INTERCEPT PROCEDURES TEXTBOOK
It should be emphasized again that displacement range and displacement points are based
solely on target aspect and have no absolute relation to DTG/cut (or whether the bogey is on
collision bearing). For example, a 160 DTG left to right with the bogey dead ahead at 10 nm
will be displaced to 30º right in the same manner as a 140 DTG left to right with the bogey 20º
left, since both situations yield 20ºR TA (and 20,000' LD).
In a pursuit intercept, 2 nm prior to the displacement range, all CCCs will cease. Now is the
time to note any drift that would change target aspect and, therefore, affect the displacement and
counterturns. The 10 nm range is a convenient checkpoint for altitude analysis since it is easily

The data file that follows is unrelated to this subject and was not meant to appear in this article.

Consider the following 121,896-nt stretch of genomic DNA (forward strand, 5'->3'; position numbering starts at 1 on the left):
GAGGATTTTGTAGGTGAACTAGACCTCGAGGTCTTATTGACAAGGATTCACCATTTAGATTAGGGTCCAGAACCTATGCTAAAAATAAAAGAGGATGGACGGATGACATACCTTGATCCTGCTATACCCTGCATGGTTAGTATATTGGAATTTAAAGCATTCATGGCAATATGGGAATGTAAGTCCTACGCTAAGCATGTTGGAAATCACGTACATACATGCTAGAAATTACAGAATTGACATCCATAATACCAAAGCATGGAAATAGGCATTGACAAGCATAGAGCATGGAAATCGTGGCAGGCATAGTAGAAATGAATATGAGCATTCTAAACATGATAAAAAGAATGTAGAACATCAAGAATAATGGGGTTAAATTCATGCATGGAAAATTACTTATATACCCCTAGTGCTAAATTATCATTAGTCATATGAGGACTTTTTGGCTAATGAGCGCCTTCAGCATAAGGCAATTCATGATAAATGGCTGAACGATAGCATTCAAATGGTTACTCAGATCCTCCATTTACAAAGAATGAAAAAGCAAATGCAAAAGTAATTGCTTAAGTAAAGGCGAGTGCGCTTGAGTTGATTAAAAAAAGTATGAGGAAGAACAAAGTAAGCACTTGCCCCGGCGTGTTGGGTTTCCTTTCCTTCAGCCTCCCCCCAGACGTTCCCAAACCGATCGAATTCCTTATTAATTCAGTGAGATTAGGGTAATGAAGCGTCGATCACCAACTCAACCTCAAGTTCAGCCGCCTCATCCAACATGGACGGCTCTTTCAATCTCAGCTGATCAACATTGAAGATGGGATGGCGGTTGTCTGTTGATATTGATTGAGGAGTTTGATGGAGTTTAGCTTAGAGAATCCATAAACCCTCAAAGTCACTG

workable using the altitude difference formula. The fighter should have determined at this point
if the bogey is high or low with relation to the fighter. Altitude differential should be computed
and the appropriate directive commentary given to the pilot for any necessary altitude
corrections. At 10 or 8 nm (depending on target aspect), the fighter will displace the bogey to
the appropriate AO and start the counterturn sequence.
At this point, the weapons officer will command "Left Hard for displacment ... Steady Up" to
achieve the proper displacement point (in this case, 30ºR AO). Although most displacement
turns require 50º of turn (provided the bogey started on CB), the weapons officer never
commands "Left Hard 50." Since the turn can be any number of degrees (depending on the last
computed target aspect) the fighter simply turns a hard turn in the proper direction. Then,
leading the roll-out somewhat, the pilot will be commanded to "Steady Up." The bogey should
now be properly displaced.